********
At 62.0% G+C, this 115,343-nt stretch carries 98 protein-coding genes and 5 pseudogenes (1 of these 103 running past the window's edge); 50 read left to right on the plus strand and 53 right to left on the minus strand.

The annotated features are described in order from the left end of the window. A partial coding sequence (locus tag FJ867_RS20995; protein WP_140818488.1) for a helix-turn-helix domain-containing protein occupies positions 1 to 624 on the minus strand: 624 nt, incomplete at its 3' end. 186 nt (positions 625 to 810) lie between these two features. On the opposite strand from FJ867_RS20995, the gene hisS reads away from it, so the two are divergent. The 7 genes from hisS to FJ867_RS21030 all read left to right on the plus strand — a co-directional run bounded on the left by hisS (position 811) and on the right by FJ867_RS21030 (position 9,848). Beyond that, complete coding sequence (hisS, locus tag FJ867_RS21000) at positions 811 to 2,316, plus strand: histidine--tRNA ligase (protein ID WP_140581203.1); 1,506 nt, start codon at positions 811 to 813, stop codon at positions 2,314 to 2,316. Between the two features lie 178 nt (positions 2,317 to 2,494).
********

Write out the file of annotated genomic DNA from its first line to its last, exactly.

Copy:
At 62.0% G+C, this 115,343-nt stretch carries 98 protein-coding genes and 5 pseudogenes (1 of these 103 running past the window's edge); 50 read left to right on the plus strand and 53 right to left on the minus strand.

The annotated features are described in order from the left end of the window. A partial coding sequence (locus tag FJ867_RS20995; protein WP_140818488.1) for a helix-turn-helix domain-containing protein occupies positions 1 to 624 on the minus strand: 624 nt, incomplete at its 3' end. 186 nt (positions 625 to 810) lie between these two features. On the opposite strand from FJ867_RS20995, the gene hisS reads away from it, so the two are divergent. The 7 genes from hisS to FJ867_RS21030 all read left to right on the plus strand — a co-directional run bounded on the left by hisS (position 811) and on the right by FJ867_RS21030 (position 9,848). Beyond that, complete coding sequence (hisS, locus tag FJ867_RS21000) at positions 811 to 2,316, plus strand: histidine--tRNA ligase (protein ID WP_140581203.1); 1,506 nt, start codon at positions 811 to 813, stop codon at positions 2,314 to 2,316. Between the two features lie 178 nt (positions 2,317 to 2,494).